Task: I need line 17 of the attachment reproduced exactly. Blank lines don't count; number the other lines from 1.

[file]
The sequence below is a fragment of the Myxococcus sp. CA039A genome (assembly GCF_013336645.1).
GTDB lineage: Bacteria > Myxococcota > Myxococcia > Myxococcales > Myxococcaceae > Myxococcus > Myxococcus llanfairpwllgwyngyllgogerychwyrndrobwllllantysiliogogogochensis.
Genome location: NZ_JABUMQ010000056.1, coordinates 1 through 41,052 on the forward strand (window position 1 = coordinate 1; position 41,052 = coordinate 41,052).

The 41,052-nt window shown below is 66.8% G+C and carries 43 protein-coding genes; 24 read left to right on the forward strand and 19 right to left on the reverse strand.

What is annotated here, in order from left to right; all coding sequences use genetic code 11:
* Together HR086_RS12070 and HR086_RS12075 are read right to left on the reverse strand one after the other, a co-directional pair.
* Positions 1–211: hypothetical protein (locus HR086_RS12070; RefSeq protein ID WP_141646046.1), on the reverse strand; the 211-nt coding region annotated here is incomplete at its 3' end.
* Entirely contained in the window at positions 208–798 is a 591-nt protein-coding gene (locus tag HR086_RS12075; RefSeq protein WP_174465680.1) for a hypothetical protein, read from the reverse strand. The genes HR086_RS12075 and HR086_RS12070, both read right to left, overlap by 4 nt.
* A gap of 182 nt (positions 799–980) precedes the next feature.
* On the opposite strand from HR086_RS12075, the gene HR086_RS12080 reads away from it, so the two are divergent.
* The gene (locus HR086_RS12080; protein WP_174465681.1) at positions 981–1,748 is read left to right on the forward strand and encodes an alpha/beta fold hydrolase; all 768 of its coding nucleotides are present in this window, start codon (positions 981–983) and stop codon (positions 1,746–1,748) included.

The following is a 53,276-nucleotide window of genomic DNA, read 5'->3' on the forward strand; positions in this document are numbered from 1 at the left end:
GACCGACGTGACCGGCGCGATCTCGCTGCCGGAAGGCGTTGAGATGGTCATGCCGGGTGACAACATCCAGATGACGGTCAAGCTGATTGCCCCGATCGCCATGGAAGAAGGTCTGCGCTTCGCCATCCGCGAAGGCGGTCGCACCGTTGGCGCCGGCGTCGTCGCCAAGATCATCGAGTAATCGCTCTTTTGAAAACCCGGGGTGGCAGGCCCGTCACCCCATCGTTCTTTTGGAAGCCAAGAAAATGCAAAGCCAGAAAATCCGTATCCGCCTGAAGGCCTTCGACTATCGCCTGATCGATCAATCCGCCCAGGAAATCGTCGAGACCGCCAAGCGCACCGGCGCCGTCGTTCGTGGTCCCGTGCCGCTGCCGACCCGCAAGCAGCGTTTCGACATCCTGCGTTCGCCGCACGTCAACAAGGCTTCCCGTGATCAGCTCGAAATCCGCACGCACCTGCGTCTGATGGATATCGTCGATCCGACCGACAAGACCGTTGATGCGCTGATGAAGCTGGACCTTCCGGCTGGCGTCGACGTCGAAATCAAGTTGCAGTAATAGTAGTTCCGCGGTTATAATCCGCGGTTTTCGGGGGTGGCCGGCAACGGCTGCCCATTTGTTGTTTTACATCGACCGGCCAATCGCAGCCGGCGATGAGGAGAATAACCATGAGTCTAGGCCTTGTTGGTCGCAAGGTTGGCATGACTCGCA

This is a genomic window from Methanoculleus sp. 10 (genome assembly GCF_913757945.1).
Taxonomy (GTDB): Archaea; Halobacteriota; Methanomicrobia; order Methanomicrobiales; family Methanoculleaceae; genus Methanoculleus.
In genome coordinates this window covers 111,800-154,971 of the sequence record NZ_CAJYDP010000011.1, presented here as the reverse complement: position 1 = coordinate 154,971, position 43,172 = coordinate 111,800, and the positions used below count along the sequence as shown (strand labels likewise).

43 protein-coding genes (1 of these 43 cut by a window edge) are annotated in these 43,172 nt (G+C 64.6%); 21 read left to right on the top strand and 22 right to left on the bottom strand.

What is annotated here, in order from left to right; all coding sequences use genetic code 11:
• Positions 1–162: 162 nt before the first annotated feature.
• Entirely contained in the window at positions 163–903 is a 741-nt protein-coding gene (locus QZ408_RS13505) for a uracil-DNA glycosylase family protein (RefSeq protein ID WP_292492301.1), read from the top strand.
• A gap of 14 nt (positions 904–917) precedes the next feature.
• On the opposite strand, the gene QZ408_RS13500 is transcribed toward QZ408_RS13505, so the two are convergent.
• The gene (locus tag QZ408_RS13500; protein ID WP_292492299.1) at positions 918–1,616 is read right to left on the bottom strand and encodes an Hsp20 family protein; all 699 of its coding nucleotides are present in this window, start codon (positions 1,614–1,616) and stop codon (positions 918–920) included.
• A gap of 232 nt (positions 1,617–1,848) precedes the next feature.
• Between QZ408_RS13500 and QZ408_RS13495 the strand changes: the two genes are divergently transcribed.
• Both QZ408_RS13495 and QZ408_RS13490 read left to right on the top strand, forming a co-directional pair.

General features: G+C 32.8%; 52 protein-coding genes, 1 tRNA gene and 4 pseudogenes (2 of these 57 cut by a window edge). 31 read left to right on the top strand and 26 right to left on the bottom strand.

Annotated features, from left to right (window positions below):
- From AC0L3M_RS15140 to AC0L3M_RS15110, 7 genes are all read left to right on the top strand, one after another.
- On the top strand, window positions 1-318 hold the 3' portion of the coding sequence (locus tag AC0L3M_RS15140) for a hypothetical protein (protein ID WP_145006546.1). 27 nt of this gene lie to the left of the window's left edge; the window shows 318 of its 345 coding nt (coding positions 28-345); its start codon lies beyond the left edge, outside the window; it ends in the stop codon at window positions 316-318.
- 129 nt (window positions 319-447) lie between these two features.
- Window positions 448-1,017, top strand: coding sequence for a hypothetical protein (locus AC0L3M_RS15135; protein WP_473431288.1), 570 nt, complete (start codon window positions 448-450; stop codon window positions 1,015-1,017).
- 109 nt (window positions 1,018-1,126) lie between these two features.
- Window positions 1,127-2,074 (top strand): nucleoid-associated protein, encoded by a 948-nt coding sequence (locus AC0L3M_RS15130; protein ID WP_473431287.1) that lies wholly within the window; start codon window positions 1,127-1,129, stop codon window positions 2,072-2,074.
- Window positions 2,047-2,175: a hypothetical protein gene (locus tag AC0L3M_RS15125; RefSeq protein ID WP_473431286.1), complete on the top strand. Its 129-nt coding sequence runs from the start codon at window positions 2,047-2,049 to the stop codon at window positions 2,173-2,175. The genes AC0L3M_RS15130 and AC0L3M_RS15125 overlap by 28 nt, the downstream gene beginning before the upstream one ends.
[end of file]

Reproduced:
43 protein-coding genes (1 of these 43 cut by a window edge) are annotated in these 43,172 nt (G+C 64.6%); 21 read left to right on the top strand and 22 right to left on the bottom strand.